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Position Encoders: The Diversity of Options and Alternatives

How do you know your engine or the engine-driven machine moves properly? Visual checks are neither practicable nor inefficient in this case. However, a special mechanism, such as a position encoder, monitoring moves and transmitting the results to a control device is just the right solution. From the feedback, the user not only understands what is right and what is wrong about motion in an application, but gets a hint on where and how to fix trouble, if any.

Why positioning data is important

When coupled to a motor, a position encoder aims at bringing the rotor and stator operation in sync with input amperage. The transducer tracks carefully how the two components change their positions to spot the precise moment for applying sufficient current to maximize torque output. Typically, its feedback comprises velocity and positioning data—linear or angular, depending on whether measured movements are along a straight line or in a circumferential direction.

rotary and linear position encoders

In a solution where accuracy is key, a position encoder is a critical component. Without the device, users are clueless whether the resulting propulsion is in compliance with the commanded parameters or deviates in an abnormal way. In the circumstances, errors are inevitable, leading to high failure rates, irreparable damages to the equipment, or even accidents and injuries.

Where safety is a concern, the sensing mechanism is a stronghold to rely on for predictability of motor behaviour, which is highly variable depending on loads. Feedback from a position encoder shows how an actuator handles a load moving along a trajectory and how an application makes it through work cycles with specific motion settings.

Repeatability properties of a driven machine—i.e., the ability to reproduce preset motion consistently—depend on availability of real-time position and velocity data. Absolute encoders totally support the capability, empowering users with fast and precise command response.

What affects encoder accuracy

Though contributing greatly to precision of movements, a feedback device alone will not necessarily fix you up with motion matching exactly the desired control input. All the more, position encoder accuracy is at risk when the following factors come into play:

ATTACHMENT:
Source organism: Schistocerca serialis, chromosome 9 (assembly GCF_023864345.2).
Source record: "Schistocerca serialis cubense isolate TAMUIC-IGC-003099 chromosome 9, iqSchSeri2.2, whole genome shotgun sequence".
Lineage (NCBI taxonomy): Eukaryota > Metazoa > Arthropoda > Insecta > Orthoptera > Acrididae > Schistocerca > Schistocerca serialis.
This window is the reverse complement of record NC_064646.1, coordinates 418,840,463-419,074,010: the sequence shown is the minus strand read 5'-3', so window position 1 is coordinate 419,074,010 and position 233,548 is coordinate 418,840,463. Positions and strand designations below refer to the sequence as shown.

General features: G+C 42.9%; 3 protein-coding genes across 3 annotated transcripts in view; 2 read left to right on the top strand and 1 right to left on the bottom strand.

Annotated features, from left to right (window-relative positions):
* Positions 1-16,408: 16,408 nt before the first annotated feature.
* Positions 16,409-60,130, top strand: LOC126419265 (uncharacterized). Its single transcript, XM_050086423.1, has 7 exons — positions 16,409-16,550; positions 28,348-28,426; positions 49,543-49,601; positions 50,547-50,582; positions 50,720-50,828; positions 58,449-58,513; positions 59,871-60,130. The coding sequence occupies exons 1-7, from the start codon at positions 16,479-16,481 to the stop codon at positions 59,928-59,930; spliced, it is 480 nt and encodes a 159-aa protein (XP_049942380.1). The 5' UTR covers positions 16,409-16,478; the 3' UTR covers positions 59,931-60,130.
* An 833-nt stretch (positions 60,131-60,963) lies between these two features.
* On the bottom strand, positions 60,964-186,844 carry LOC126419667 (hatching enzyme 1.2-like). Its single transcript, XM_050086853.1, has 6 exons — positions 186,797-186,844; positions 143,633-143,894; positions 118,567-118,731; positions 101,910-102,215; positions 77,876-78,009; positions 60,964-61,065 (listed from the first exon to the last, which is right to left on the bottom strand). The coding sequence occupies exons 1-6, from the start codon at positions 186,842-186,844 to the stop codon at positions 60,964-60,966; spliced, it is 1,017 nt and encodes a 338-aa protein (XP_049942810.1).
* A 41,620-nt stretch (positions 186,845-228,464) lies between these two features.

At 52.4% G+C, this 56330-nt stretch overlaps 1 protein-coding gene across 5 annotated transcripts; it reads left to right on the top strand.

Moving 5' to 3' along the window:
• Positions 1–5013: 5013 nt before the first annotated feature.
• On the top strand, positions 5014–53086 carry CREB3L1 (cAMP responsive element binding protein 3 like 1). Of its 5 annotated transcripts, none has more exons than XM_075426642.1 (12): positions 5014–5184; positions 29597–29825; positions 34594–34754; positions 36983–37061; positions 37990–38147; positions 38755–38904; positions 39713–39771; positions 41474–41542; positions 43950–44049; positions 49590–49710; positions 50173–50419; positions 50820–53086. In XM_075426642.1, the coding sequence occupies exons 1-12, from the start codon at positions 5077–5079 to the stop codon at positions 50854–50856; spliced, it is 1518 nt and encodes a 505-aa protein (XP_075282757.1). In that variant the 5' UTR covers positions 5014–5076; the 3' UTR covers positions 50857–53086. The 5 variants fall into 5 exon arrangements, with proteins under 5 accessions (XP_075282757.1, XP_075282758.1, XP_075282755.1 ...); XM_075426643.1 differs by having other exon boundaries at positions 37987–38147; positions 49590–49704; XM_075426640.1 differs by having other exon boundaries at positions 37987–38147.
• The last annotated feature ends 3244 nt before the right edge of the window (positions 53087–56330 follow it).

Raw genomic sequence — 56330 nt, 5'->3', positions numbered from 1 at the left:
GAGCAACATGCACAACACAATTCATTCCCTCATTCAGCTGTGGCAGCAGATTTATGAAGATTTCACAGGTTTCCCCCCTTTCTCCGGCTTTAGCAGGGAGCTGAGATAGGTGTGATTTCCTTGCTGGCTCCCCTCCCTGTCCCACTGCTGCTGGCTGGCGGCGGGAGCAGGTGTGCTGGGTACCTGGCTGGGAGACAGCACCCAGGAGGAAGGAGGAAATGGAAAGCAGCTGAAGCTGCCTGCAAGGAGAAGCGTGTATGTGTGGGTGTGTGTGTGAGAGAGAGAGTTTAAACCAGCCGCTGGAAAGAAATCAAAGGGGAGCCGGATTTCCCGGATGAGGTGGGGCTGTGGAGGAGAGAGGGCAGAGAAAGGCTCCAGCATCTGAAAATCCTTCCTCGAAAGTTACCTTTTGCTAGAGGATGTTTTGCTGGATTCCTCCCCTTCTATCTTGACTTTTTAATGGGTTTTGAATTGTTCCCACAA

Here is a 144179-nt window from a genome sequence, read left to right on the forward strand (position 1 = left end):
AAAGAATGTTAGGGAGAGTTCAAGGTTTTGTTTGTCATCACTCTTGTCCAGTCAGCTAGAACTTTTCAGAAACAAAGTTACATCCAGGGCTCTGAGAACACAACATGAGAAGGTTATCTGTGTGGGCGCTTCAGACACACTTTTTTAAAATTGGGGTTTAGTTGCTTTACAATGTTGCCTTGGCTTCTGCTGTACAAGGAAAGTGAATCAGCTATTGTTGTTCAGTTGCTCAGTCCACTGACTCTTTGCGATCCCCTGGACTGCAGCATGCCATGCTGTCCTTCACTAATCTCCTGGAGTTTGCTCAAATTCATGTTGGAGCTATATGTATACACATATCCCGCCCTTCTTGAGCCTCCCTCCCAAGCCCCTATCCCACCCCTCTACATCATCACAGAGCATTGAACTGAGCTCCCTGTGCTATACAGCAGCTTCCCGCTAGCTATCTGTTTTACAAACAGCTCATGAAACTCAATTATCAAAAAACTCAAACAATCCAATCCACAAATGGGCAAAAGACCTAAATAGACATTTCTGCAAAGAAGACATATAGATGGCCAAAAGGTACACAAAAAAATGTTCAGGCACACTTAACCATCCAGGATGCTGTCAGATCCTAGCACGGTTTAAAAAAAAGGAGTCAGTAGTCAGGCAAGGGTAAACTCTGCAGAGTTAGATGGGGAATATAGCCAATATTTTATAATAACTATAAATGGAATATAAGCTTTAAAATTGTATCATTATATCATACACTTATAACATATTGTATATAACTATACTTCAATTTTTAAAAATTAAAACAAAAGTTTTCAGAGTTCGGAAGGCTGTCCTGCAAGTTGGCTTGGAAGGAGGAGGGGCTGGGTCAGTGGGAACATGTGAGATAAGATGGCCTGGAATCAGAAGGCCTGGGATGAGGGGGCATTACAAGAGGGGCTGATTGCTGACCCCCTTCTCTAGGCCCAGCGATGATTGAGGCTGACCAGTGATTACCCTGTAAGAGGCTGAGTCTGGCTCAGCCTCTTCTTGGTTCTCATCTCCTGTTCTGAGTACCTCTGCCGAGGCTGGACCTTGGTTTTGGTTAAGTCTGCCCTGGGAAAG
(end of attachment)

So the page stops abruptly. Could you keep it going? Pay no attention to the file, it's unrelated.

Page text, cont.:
• Mechanical slipping of components in a driven machine or in the actuation mechanism proper
  • Backlash, or mechanical play, generated by transducer bearings (which is, to be fair, rarely encountered in modern models) or a gearing mechanism
  • Ambient conditions, such as temperature, humidity, dust or particulate contamination, as well as electromagnetic interference
  • Characteristics of the control device communicating with the position feedback device, including their general compatibility


optical and magnetic sensors

Essentially, mitigation of the risk factors resolves into selecting a proper encoder type. Options are numerous: sensors delivering absolute or incremental data, based on magnetic or optical measuring technology, or even alternative mechanisms—e.g., resolvers.

Which position encoder is better

The short answer—it depends. The detailed response goes like this: you have to count in the specifics of your application, the output you want to get, and the above factors that influence encoder accuracy. The comparison tables below are there to help you with initial assessments.

Magnetic or optical technology

Magnetic encoder

  1. Highly immune to most aggressive agents, including dust, moist, oil, except for magnetic debris or powder.
  2. Handle exposure to shock, vibration, suddenly dropping or rising temperature with almost-zero impact on performance.
  3. Robust body makes additional sealing or reinforcement arrangements superfluous.
  4. Boasts mechanical simplicity, durability, and compact dimensions; relatively low-cost sensing technology.

Optics-based position sensor

  1. Penetration of particulates and liquids into the transducer body can affect significantly its readings. Outdoor use is hardly possible, but performs superbly in strong magnetic fields.
  2. Ambient temperature variations can cause condensation on optical elements, resulting in impaired measurement capacity.